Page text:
UK Moves Towards Safe and Effective Electronic Cigarettes and Other NCPs
All nicotine-containing products, such as electronic cigarettes, are to be regulated as medicines in a move to make these products safer and more effective to reduce the harms of smoking.
Friday, July 12, 2013
The Medicines Act Hits 40
The 25th October 2008 will mark the 40th birthday of the Medicines Act. For the past 40 years, the Act has served as the corner-stone of domestic medicines regulation, safe guarding public health.
Friday, October 24, 2008
New Web Resource About Medicines
From today, people can access a new authoritative source of information on the Internet about medicines.
Friday, September 26, 2008
British Pharmacopoeia Launches New Website
The Medicines and Healthcare products Regulatory Agency (MHRA) has today launched the new British Pharmacopoeia (BP) website
Tuesday, September 09, 2008
Scientific News
Atriva Therapeutics GmbH Develops Innovative Flu Drug
Highly effective against seasonal and pandemic influenza.
Study Removes Cancer Doubt for Multiple Sclerosis Drug
Researchers from Queen Mary University of London are calling on the medical community to reconsider developing a known drug to treat people with relapsing Multiple sclerosis after new evidence shows it does not increase the risk of cancer as previously thought.
New Hope for Personalized Treatment of Eczema
Pharmaceutical researchers at Oregon State University have developed a new approach to treat eczema and other inflammatory skin disorders that would use individual tests and advanced science to create personalized treatments based on each person's lipid deficiencies.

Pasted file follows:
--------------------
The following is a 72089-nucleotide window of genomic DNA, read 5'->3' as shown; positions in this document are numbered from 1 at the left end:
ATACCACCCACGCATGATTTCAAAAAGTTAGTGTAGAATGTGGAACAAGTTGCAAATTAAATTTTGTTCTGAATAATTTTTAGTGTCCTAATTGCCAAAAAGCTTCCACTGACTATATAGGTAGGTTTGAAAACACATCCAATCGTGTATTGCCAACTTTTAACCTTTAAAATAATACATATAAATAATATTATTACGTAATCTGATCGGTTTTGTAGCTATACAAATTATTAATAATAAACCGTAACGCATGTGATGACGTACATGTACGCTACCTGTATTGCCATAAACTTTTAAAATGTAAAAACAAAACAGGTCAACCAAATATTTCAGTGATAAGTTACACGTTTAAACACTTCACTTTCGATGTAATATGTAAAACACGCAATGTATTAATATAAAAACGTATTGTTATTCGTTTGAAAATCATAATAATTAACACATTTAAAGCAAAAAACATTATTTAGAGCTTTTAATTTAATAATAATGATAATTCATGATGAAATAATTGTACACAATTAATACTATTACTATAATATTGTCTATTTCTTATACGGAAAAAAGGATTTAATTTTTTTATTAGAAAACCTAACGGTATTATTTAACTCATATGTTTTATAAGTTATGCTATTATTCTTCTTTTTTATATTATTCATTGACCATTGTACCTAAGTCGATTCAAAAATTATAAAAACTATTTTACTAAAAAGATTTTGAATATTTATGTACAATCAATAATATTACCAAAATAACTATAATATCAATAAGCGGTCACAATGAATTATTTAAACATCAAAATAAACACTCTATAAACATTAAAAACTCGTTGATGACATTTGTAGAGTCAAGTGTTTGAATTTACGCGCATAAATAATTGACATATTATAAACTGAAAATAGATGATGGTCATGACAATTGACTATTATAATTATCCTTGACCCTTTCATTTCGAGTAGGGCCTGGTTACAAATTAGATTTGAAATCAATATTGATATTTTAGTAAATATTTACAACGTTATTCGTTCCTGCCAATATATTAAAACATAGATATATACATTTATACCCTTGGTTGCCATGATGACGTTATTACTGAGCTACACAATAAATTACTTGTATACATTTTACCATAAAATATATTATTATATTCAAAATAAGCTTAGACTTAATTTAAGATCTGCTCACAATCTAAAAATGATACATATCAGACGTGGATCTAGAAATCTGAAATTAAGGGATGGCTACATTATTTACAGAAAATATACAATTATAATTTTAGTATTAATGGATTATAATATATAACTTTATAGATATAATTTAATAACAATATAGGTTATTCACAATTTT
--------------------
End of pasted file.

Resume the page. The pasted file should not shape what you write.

Inroads Against Leukaemia
Potential for halting disease in molecule isolated from sea sponges.
Researchers Disguise Drugs As Platelets to Target Cancer
Researchers have for the first time developed a technique that coats anticancer drugs in membranes made from a patient’s own platelets.
HIV Patients Should Be Included in Early Clinical Trials of Anti-TB Drugs
Tuberculosis is the number one cause of death in HIV-infected patients in Africa and a leading cause of death in this population worldwide.
Combination Drug Therapy Shrinks Pancreatic Tumors In Mice
Two drugs that affect the structure and function of DNA have been found to block the growth of pancreatic tumor cells in mice, researchers hope the drugs can soon be tested in humans with the disease.
Seeking A Better Way To Design Drugs
NIH funds research at Worcester Polytechnic Institute to advance a new chemical process for more effective drug development and manufacturing.
Old Drug Performs New Tricks
Cambridge-led research reveals the powers of a "wonder drug" that has lain under the noses of doctors for 50 years.
Diabetes Drugs May Actually Release Sugar Into the Blood
A family of drugs used to treat Type 2 diabetes could promote the release of sugars into the blood - something the drugs are supposed to prevent, Cambridge scientists have claimed.
Skyscraper Banner

Skyscraper Banner
Go to LabTube
Go to eposters
Access to the latest scientific news
Exclusive articles
Upload and share your posters on ePosters
Latest presentations and webinars
View a library of 1,800+ scientific and medical posters
2,600+ scientific and medical posters
A library of 2,500+ scientific videos on LabTube
3,800+ scientific videos